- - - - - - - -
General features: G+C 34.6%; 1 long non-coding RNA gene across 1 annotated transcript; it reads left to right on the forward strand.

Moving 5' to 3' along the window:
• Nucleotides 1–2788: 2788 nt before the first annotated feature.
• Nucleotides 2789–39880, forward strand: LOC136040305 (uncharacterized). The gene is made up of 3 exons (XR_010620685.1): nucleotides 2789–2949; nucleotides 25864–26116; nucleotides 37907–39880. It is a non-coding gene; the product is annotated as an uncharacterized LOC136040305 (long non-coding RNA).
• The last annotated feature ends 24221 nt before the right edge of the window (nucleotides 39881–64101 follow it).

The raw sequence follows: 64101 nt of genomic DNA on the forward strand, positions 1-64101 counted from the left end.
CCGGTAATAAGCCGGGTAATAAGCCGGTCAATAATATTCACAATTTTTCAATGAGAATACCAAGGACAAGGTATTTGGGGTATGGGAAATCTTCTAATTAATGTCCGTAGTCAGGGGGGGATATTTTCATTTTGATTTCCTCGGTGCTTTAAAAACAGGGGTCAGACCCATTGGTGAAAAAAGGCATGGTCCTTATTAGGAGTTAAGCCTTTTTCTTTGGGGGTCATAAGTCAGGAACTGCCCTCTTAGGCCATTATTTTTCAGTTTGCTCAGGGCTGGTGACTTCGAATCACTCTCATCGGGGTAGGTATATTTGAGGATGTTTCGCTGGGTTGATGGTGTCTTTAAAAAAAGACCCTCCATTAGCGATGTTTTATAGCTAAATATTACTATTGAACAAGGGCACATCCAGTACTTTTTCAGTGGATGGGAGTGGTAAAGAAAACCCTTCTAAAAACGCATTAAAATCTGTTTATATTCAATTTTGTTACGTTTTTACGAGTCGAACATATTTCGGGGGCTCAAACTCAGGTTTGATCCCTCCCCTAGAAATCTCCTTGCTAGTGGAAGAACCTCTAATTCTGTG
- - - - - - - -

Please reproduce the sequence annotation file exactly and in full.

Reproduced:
General features: G+C 34.6%; 1 long non-coding RNA gene across 1 annotated transcript; it reads left to right on the forward strand.

Moving 5' to 3' along the window:
• Nucleotides 1–2788: 2788 nt before the first annotated feature.
• Nucleotides 2789–39880, forward strand: LOC136040305 (uncharacterized). The gene is made up of 3 exons (XR_010620685.1): nucleotides 2789–2949; nucleotides 25864–26116; nucleotides 37907–39880. It is a non-coding gene; the product is annotated as an uncharacterized LOC136040305 (long non-coding RNA).
• The last annotated feature ends 24221 nt before the right edge of the window (nucleotides 39881–64101 follow it).

The raw sequence follows: 64101 nt of genomic DNA on the forward strand, positions 1-64101 counted from the left end.
CCGGTAATAAGCCGGGTAATAAGCCGGTCAATAATATTCACAATTTTTCAATGAGAATACCAAGGACAAGGTATTTGGGGTATGGGAAATCTTCTAATTAATGTCCGTAGTCAGGGGGGGATATTTTCATTTTGATTTCCTCGGTGCTTTAAAAACAGGGGTCAGACCCATTGGTGAAAAAAGGCATGGTCCTTATTAGGAGTTAAGCCTTTTTCTTTGGGGGTCATAAGTCAGGAACTGCCCTCTTAGGCCATTATTTTTCAGTTTGCTCAGGGCTGGTGACTTCGAATCACTCTCATCGGGGTAGGTATATTTGAGGATGTTTCGCTGGGTTGATGGTGTCTTTAAAAAAAGACCCTCCATTAGCGATGTTTTATAGCTAAATATTACTATTGAACAAGGGCACATCCAGTACTTTTTCAGTGGATGGGAGTGGTAAAGAAAACCCTTCTAAAAACGCATTAAAATCTGTTTATATTCAATTTTGTTACGTTTTTACGAGTCGAACATATTTCGGGGGCTCAAACTCAGGTTTGATCCCTCCCCTAGAAATCTCCTTGCTAGTGGAAGAACCTCTAATTCTGTG